The Fraud Examiner

Are We Looking Where The Fraud Is?

April 2013 

By Ryan Hubbs, CFE, CIA, PHR, CCSA 


It is a question frequently asked by management, boards of directors and audit committees, but the response given may not necessarily be the same in each organization. Are we looking where the fraud is? Some organizations may decide to dedicate resources to financial statement transactions, others to expense accounts, and yet others still to inventory and assets. However, regardless of the industry, product or service, every entity should be dedicating resources to detect and/or prevent fraud with its vendors and suppliers. 


The data are unfortunately very clear. In the ACFE’s 2012 Report to the Nations on Occupational Fraud and Abuse, corruption and billing schemes — the two types of schemes that most typically involve manipulation of vendor transactions — were two of the top three fraud scheme types in all regions of the world. Billing and corruption schemes also account for some of the highest median fraud losses, with billing schemes resulting in a median loss of $100,000 and corruption causing a median loss of $250,000. Further, many vendor fraud schemes involve an insider at the victim organization, typically an employee in the procurement or purchasing function. While most managers do not want to think that they have untrustworthy employees, the data clearly show that corruption exists and is extremely costly. And the costs do not just include the monetary loss of the scheme; the resulting regulatory costs and fines can dwarf the actual fraud loss. The expansion of the Foreign Corrupt Practices Act (FCPA), the UK Bribery Act and other bribery and corruption laws and regulations has put the onus on business leaders to be proactive in identifying and preventing fraud, bribery and corruption, or they will face the consequences. For example, in 2008, German company Siemens paid an $800 million U.S. fine as well as an $800 million German fine to settle bribery and corruption charges; an amount that not does include the costs of the investigation, the ongoing monitoring required by the U.S. government or the loss in stockholder value.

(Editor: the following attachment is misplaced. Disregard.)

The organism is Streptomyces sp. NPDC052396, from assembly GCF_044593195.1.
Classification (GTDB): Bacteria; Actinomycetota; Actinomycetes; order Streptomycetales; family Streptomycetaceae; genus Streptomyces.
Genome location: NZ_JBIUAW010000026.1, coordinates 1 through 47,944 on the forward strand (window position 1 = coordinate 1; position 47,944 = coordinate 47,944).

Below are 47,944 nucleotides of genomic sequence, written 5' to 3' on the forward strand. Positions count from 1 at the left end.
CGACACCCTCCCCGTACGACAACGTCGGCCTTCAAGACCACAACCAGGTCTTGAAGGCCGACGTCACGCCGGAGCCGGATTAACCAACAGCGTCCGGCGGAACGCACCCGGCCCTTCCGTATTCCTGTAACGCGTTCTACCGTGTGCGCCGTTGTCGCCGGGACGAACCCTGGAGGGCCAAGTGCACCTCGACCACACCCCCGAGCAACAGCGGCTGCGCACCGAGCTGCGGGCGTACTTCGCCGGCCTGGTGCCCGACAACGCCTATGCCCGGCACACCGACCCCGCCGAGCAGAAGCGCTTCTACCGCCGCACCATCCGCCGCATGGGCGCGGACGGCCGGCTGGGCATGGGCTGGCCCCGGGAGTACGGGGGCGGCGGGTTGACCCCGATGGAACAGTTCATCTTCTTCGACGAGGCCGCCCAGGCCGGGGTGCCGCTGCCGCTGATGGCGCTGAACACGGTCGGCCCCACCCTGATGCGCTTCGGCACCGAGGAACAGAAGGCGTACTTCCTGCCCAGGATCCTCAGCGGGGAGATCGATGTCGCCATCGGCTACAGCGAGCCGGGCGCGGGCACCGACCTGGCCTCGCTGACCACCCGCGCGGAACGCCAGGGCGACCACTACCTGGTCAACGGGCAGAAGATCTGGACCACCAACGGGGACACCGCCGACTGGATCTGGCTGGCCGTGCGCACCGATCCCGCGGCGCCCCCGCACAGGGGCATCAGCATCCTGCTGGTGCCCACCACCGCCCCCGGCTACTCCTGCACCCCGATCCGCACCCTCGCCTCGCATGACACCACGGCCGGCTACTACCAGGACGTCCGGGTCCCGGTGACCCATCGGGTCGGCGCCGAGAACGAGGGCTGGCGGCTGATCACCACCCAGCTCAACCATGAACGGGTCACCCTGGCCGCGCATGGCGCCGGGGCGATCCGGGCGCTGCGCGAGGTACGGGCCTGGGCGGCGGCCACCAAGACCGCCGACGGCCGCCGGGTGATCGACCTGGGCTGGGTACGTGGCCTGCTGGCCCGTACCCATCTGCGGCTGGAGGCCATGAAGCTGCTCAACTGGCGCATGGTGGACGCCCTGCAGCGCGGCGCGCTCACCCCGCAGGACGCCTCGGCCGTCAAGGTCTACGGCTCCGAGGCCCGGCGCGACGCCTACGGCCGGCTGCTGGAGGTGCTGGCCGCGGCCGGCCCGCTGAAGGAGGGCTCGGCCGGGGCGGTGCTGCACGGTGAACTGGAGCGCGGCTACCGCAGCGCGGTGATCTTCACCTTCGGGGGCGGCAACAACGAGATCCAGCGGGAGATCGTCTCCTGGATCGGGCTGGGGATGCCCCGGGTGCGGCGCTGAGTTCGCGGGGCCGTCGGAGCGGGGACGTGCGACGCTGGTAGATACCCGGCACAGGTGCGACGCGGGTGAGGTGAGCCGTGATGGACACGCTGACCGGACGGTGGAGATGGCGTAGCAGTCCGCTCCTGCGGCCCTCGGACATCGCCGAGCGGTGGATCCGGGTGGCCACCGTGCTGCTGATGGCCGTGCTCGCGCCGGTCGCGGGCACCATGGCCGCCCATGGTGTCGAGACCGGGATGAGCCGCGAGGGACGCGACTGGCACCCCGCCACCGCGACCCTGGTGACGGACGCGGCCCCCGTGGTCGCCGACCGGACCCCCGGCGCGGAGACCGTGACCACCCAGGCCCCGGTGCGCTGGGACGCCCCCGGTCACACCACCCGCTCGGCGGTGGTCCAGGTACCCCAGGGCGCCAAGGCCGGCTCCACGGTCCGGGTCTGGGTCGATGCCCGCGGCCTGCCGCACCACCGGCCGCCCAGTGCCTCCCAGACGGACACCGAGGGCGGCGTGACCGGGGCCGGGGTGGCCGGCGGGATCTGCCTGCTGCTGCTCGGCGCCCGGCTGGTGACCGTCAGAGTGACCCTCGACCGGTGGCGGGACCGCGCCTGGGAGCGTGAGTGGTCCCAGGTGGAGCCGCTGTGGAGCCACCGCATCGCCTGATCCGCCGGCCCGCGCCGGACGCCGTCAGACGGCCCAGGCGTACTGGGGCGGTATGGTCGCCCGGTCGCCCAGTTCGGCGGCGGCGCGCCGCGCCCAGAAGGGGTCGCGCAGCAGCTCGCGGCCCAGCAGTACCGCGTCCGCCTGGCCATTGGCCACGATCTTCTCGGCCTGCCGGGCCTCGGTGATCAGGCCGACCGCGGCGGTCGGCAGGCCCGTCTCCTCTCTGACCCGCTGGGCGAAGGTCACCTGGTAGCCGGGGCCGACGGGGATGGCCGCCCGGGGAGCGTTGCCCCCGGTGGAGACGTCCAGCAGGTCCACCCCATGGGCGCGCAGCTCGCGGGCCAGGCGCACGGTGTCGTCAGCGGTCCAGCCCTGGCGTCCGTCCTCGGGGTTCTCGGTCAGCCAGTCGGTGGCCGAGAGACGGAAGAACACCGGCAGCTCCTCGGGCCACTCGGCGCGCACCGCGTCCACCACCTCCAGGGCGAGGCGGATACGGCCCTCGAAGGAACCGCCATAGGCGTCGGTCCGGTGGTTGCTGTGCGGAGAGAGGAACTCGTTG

Most organizations rely on vendors to supply the goods and services needed to develop and produce other products or to facilitate business operations. It typically makes good business sense to use contracted vendors and suppliers when they can provide the necessary goods or services at a cheaper price, of better quality, or with more specialized expertise than the purchasing organization has available internally. In a vendor-customer relationship, a contract is usually executed to serve as the formal, documented agreement between the two parties. Unfortunately, simply having a contract in place does not ensure that a vendor will invoice the customer at the agreed-upon rates, deliver the correct quantity or quality of materials, or perform the necessary activities required by procedure or law. The pressures, opportunities and rationalizations that can be catalysts for employee fraud also apply to vendors and suppliers, meaning these organizations cannot always be relied upon to police themselves. 

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